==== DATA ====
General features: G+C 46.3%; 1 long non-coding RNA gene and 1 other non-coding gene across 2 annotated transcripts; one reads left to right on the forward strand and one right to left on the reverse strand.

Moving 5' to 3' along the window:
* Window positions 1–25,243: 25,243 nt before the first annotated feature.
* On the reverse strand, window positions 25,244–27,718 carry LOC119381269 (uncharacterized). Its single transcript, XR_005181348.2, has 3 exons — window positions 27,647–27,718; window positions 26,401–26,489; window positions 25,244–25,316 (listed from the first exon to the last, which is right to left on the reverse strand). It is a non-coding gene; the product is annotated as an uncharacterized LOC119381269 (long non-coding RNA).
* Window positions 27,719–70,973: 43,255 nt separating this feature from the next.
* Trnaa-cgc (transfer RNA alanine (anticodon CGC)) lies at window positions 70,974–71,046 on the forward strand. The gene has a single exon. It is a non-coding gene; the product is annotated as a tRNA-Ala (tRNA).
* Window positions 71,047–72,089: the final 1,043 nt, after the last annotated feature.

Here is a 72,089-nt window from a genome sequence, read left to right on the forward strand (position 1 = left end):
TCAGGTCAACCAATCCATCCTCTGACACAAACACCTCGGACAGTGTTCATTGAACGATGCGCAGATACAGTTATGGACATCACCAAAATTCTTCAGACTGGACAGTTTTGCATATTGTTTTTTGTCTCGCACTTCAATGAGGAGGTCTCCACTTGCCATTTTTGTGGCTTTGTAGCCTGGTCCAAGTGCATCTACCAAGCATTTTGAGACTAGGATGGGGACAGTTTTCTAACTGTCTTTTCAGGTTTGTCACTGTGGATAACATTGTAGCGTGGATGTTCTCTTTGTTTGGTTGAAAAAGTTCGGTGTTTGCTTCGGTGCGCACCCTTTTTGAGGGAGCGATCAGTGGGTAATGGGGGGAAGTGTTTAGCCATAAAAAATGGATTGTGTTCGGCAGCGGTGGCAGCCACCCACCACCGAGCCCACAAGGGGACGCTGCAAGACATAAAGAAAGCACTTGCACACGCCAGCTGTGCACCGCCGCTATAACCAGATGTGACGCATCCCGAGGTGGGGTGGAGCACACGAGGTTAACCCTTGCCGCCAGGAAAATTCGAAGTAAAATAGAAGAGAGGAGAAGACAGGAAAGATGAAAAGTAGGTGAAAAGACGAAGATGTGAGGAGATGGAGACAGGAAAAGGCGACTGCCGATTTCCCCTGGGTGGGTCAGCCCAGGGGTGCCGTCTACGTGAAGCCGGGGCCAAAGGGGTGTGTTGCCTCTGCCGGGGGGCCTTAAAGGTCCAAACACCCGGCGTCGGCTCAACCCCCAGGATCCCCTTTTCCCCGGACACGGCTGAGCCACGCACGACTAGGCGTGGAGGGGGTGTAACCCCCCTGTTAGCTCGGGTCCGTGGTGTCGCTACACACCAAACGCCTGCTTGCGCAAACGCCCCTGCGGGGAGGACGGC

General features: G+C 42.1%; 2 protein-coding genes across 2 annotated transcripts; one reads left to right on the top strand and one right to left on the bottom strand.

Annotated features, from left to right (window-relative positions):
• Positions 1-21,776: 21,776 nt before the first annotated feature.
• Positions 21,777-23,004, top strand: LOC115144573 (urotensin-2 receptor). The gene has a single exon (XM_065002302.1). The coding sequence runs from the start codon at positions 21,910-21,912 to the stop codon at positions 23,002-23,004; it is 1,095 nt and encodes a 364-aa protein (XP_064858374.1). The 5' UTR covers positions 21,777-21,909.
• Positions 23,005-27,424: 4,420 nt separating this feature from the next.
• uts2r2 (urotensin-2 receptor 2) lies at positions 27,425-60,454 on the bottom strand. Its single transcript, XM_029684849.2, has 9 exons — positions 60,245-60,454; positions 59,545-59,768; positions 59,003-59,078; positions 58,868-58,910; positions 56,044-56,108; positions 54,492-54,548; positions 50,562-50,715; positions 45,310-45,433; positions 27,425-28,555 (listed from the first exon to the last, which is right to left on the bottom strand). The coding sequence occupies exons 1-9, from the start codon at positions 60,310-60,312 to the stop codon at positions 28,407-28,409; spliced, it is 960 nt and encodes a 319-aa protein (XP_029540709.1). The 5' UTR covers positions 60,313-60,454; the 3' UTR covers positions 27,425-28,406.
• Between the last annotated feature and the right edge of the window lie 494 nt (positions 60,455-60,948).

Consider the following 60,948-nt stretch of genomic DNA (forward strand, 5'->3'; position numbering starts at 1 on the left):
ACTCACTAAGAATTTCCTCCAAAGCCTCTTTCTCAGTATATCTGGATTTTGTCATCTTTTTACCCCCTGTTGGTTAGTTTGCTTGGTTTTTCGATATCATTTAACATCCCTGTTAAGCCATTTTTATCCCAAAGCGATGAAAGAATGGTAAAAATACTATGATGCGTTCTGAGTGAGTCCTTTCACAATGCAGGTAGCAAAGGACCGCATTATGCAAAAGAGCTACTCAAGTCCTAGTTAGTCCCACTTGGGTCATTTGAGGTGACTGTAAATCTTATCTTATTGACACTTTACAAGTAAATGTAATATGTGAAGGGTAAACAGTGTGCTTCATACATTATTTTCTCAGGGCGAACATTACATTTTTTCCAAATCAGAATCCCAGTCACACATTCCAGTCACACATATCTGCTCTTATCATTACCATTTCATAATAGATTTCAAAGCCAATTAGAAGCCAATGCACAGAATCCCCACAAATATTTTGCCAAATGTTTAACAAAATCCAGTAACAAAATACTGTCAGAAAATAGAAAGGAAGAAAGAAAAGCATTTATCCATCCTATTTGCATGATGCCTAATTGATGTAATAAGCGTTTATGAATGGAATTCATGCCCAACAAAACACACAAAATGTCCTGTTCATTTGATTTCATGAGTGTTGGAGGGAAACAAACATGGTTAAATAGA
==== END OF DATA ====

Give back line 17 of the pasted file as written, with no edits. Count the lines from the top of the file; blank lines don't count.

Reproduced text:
Consider the following 60,948-nt stretch of genomic DNA (forward strand, 5'->3'; position numbering starts at 1 on the left):